Saturday, December 17, 2005

Be ready to change quickly and enjoy it again

Who moved my lasting perception? MUKUL SHARMA The Economic Times TUESDAY, DECEMBER 13, 2005
In Who Stole My Cheese? author Dr Spencer Johnson tells us to keep the following things in mind:
  • change happens (they keep moving the cheese);
  • anticipate change (get ready for the cheese to move);
  • monitor change (smell the cheese often so you know when it is getting old);
  • adapt to change quickly (the quicker you let go of old cheese, the sooner you can enjoy new cheese);
  • change (move with the cheese);
  • enjoy change! (savour the adventure and enjoy the taste of new cheese);
  • be ready to change quickly and enjoy it again (they keep moving the cheese).

People familiar with the teaching of the Buddha will know that Johnson is, in fact, only reiterating the Four Noble Truths:

  1. Life is suffering. That is, all things are impermanent, including living things like ourselves.
  2. Suffering is due to attachment. Because we and the world are imperfect, impermanent, and not separate, we forever cling to things, each other and ourselves in a mistaken effort at permanence by not fully understanding the impermanence of things.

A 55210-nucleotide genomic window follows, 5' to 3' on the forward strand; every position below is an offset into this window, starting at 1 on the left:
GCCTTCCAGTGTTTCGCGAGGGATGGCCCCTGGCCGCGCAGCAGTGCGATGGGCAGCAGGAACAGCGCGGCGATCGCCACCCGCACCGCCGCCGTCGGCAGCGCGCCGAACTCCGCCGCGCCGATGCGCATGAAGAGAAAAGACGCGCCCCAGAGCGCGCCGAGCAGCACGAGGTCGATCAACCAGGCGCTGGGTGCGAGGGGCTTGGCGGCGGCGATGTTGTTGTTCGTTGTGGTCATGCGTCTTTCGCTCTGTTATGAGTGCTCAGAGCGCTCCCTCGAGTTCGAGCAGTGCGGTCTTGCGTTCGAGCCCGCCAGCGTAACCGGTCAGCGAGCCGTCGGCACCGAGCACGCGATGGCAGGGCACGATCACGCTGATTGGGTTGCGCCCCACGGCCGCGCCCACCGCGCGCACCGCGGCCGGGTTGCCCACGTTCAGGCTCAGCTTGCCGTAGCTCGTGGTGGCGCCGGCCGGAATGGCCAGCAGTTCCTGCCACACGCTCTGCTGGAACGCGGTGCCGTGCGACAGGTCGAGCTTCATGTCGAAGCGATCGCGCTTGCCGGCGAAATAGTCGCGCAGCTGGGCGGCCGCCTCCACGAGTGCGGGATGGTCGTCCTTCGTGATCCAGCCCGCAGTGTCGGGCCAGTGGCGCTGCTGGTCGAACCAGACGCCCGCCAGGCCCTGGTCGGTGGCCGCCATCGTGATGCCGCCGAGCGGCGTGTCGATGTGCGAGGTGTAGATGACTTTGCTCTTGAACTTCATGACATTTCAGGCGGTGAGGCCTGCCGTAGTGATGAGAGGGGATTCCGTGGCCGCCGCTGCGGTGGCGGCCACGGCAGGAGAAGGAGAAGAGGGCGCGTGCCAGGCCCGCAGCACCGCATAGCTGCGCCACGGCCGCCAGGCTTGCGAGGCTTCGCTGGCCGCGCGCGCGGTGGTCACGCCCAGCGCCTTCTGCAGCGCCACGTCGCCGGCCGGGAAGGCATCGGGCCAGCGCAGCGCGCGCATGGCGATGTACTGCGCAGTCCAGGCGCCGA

3. Attachment can be overcome. Meaning letting go of clinging, hatred and ignorance and the full acceptance of imperfection, impermanence and interconnectedness.
  4. There is a path for accomplishing this. The middle way between materialism and idealism.

What we fail to realise is that we don’t really require bestsellers or Buddhism to accomplish this because at one level we all routinely and automatically do it without even thinking. Consider bread. It’s always there in the house and we almost regard it a permanent fixture, yet if its consumption is not monitored it’s going to finish and there won’t be fresh bread to eat. We’ve adapted to this change so thoroughly and perfectly that neither is there any sense of clinging or suffering involved nor some fancy esoteric path to be taken to overcome attachment to it.

If such an important lesson of existence can effortlessly be learnt from so humble and integral part of our lives as wheat, what stops us from incorporating the same sense of enjoyment in other forms of renewal and change? It’s simply this: houses, jobs, relationships and spouses are perceived as being incrementally harder to replace than bread. So it turns out that perception is the greatest enemy of freedom after all, and as soon as we learn that it too is not permanent either, the Middle Way comes naturally.

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